A federal court has sidestepped the question of whether workplace discrimination based on participation in an interracial relationship is illegal under the North Carolina Equal Employment Practices Act (NCEEPA).
Recent case: Richard is a Native American. For five years, he worked as a chemistry lab technician at a chemical plant in Rocky Mount. He had a brief sexual relationship with a black co-worker at the lab. She became pregnant with Richard’s child.
Some weeks later, another co-worker apparently announced in front of “the entire lab” that Richard had fathered the woman’s unborn child.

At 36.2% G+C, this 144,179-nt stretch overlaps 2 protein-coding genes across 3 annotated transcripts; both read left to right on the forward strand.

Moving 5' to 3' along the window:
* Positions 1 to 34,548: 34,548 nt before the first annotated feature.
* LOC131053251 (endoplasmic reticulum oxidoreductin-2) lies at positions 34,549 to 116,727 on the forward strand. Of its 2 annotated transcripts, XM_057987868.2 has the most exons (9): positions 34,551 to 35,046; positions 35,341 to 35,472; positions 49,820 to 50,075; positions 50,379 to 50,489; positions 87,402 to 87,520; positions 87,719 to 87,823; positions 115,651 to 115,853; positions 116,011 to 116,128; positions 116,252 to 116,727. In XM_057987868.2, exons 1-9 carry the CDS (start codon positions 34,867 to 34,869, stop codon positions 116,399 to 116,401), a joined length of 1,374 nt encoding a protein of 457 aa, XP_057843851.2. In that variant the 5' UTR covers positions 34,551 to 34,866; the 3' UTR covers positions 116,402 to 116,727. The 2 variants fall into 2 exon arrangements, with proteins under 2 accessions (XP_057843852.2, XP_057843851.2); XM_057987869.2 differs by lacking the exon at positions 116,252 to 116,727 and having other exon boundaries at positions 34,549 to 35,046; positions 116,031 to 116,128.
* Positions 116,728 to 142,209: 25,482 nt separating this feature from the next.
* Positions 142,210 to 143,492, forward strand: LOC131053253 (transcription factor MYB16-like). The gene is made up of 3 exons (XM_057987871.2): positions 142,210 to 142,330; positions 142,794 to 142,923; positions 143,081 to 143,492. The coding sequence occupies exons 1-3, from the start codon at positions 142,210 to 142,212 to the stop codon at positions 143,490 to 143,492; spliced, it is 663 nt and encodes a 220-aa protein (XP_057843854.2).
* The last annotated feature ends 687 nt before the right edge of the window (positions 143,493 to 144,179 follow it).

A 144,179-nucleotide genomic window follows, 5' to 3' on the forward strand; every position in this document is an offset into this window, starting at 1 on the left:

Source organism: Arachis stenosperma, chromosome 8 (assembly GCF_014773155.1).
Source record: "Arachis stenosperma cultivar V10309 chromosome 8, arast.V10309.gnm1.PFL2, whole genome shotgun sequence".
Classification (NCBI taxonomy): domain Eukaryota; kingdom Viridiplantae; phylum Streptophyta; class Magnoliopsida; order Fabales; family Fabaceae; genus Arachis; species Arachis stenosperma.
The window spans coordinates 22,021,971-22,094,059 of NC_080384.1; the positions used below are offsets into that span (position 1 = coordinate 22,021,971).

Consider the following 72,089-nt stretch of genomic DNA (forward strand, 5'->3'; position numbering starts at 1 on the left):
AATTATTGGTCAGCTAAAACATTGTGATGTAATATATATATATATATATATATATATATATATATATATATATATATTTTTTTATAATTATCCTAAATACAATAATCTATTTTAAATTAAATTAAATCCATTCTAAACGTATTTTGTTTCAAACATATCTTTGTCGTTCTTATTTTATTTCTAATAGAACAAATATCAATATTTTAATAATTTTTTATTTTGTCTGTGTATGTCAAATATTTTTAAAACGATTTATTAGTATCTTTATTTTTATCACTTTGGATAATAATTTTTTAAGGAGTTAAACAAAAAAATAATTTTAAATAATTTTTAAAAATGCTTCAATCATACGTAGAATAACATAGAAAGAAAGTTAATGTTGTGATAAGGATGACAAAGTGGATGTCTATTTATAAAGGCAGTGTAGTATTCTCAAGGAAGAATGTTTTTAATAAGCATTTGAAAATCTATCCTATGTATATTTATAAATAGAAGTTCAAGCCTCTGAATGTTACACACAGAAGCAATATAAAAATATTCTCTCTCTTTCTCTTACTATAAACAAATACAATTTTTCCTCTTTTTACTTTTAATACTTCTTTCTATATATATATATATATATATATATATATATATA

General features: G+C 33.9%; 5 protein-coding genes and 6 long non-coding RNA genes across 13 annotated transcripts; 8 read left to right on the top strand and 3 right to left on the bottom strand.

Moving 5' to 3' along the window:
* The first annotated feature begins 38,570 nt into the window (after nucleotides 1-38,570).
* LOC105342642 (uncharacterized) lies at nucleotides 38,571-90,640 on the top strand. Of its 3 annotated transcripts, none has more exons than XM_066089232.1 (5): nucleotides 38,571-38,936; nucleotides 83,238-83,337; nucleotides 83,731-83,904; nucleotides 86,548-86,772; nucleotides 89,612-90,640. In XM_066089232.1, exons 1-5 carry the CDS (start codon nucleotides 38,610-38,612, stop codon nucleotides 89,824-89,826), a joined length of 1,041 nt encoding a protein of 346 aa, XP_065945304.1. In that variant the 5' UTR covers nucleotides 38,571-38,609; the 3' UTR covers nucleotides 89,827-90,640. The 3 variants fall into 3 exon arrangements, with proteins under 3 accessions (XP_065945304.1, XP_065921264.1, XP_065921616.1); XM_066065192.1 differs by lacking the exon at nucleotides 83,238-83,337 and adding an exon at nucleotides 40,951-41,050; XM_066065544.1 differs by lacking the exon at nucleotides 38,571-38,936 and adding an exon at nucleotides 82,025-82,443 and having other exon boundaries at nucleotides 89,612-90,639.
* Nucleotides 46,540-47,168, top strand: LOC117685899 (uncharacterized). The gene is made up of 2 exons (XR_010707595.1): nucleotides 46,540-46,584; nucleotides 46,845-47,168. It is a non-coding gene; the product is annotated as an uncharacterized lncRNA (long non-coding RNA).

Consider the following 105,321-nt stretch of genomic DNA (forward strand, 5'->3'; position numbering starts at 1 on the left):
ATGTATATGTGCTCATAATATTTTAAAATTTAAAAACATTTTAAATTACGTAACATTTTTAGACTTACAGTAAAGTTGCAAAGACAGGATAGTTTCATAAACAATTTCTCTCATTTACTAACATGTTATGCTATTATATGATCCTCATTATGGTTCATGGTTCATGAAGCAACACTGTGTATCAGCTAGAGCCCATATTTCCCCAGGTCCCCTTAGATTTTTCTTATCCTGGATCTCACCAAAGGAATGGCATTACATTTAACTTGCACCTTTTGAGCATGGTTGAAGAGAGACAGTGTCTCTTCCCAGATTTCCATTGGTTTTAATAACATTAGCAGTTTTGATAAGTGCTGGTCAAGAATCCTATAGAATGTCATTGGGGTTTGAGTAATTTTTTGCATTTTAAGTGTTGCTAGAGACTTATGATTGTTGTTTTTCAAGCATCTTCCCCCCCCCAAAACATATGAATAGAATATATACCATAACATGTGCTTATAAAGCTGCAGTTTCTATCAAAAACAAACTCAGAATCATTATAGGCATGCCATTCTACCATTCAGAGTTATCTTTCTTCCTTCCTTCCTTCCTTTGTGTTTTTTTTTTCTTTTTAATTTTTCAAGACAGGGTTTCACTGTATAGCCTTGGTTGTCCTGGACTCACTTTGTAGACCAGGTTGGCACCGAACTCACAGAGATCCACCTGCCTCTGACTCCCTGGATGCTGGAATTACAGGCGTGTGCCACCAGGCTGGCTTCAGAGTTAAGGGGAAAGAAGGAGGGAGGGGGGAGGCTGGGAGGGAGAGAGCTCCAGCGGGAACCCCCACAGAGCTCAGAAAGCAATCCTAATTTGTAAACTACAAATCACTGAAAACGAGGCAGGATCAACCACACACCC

Richard’s supervisor then allegedly called him into his office and asked whether this was true. Richard said it was. The supervisor then responded, “That’s not good, that’s not good.” He didn’t elaborate further. A week later, Richard was fired for falsifying testing results.
He sued, alleging the real reason for his termination was that he had been in an interracial relationship. He claimed the NCEEPA made discrimination based on such relationships illegal in the workplace.
The federal court hearing the case noted that no North Carolina court has ever ruled whether such discrimination violates the law. It refused to guess what a state court would decide. Plus, it concluded that the employer would win in any case, since Richard couldn’t challenge the fact he was fired for a legitimate reason—falsifying test results in violation of company policy. (Sampson v. Leonard, et al., No. 4:10-CV-121, ED NC, 2012)